"Hooray! Our life can go on now. He deserved it," said Leitersburg resident Betty Saunders, Carpenter's aunt.
Saunders said she has gotten little sleep since relatives found out Carpenter was free.
"Our life consisted of looking over our back, letting the porch lights burn so we could see our cars and locking the car doors - which we never had to do," she said.
Relatives and angry residents also took aim at the Patuxent Institution, which gave Carpenter work-release privileges and unsupervised passes that allowed him to visit designated addresses on weekends.
When Carpenter failed to return on Aug. 10, officials from the facility assured the public that Carpenter posed no threat. Dr. Henry J. Richards, the prison's associate director, noted at the time that Carpenter had no criminal record other than the murder.
"This is not somebody I would worry about doing something to anybody," he said at the time.
Richards declined to comment on Monday, referring questions to the Department of Public Safety and Correctional Services. Leonard A. Sipes Jr., a spokesman for the agency, said he was awaiting official confirmation of the incident and could not comment.
Members of the family said they tried to warn officials that Carpenter was dangerous.
"I knew it was going to happen. We tried to tell everyone," Saunders said. "We knew the boy from little up. We knew what was in his head. We tried telling the psychologists, but they wouldn't listen."
Clear Spring resident Betty Middlekauff wistfully noted the irony of Carpenter's death.
"He died the same way my mother did," she said. "He was stupid for walking away and they were stupid for letting him out."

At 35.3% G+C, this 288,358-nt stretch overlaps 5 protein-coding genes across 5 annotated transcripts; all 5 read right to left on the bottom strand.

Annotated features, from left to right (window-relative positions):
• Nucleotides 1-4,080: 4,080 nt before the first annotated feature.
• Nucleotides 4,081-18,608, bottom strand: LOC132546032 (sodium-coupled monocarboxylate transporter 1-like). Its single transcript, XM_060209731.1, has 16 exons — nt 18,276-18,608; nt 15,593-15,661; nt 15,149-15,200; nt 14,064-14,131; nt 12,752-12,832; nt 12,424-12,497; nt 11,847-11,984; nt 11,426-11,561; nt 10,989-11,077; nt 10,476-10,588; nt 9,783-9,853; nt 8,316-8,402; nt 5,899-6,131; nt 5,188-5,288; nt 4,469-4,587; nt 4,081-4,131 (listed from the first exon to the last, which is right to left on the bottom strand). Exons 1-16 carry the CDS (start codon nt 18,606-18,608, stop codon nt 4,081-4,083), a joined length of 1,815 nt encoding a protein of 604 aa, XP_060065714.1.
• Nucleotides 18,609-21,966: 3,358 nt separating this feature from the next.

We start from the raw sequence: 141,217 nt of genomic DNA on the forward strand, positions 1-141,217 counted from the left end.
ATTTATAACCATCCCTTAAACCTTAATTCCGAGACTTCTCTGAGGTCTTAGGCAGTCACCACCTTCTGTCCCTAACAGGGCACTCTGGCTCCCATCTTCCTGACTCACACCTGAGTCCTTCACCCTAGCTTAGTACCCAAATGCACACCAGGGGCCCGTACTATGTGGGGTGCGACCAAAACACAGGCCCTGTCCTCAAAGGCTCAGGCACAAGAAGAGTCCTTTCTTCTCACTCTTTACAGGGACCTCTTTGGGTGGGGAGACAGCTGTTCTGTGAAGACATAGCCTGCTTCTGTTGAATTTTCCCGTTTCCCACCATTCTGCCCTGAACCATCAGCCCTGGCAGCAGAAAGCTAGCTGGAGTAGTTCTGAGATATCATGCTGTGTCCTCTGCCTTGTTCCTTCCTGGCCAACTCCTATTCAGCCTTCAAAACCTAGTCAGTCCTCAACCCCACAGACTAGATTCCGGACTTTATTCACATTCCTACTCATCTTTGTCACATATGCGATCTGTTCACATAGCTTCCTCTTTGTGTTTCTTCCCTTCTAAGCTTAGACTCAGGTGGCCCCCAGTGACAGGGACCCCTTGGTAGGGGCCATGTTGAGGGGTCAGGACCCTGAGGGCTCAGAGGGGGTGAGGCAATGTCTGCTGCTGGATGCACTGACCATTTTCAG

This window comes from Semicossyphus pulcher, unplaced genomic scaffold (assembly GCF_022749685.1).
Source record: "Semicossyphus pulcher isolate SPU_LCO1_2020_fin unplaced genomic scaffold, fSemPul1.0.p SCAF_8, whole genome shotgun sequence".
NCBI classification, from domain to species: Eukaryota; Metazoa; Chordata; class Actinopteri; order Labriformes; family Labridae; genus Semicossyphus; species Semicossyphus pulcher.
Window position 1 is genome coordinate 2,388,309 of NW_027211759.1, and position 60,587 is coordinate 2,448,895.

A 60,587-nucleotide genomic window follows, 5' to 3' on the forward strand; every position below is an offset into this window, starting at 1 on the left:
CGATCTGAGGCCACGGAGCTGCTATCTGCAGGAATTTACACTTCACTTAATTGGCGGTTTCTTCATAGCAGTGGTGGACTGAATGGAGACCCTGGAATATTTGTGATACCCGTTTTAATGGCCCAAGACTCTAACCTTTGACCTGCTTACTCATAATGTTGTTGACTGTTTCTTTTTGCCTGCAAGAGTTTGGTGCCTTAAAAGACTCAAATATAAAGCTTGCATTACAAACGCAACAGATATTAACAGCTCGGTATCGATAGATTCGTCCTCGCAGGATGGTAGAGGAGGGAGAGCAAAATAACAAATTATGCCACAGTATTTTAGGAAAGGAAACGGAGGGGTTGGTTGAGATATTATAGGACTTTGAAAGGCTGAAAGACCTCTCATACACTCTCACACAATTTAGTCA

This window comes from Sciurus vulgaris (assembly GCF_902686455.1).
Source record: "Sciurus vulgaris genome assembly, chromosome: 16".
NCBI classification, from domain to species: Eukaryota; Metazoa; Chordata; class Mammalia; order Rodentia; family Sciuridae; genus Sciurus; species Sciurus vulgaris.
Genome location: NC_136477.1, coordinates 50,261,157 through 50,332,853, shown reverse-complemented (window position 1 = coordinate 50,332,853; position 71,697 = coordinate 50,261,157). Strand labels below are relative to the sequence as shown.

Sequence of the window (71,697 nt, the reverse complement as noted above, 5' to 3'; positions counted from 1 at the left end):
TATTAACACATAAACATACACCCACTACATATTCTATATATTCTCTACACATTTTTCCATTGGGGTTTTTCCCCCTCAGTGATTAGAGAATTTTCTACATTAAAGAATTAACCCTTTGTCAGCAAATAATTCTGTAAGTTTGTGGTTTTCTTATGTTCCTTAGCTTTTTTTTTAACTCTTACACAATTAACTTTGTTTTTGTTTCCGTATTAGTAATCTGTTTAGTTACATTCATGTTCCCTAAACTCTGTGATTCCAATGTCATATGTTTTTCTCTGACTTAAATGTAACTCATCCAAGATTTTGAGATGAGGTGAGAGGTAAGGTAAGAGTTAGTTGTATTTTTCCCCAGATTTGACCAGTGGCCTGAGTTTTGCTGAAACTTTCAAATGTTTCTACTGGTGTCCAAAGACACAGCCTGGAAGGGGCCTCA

Roy Saunders, 69, said Carpenter made threats against family members before and after he shot Vada Carpenter at close range with a shotgun. He said he has worried for his children for weeks.
"It's a big relief for my family," he said. "I knew he was going to do the same thing he did to my mother."
But Carpenter's mother painted a picture of a troubled young man who committed murder at age 17 after years of abuse. Shipley, 59, said Vada Carpenter, who raised the boy, abused him sexually. She said other family members lied to him and told him his mother was dead.
Other relatives vigorously deny those accusations. They said the woman never harmed Carpenter and that he knew his mother was alive.
Shipley, who lives in Artemas, Pa., said her son grew increasingly depressed in recent months. She said he was distraught because a woman who was pregnant with his child had an abortion.
When she last talked with Carpenter about three months ago, Shipley said he sounded down - a depression that deepened when he learned Shipley had cancer.
"He didn't sound too good. He sounded like he was upset," she said. "He told me he couldn't take it no more. He said he's worth more dead than alive."
Victims' rights advocates again blasted state officials for allowing a convicted first-degree murderer such broad freedoms. In the wake of Carpenter's escape, officials at the Patuxent Institution said they had not changed any policies.
Hagerstown resident Jewel Ruthrauff, a member of the Stephanie Roper Committee and Foundation, said she hoped the Montana shootout would prompt Maryland officials to toughen their policies. But Ruthrauff, whose own mother was murdered, added that she is pessimistic.
"I would like to know how they could possibly come up with the idea that he wasn't dangerous. Why should they take a chance?" she said. "His grandmother didn't get a pass to come back for awhile.
"I don't think this tragedy will change anything."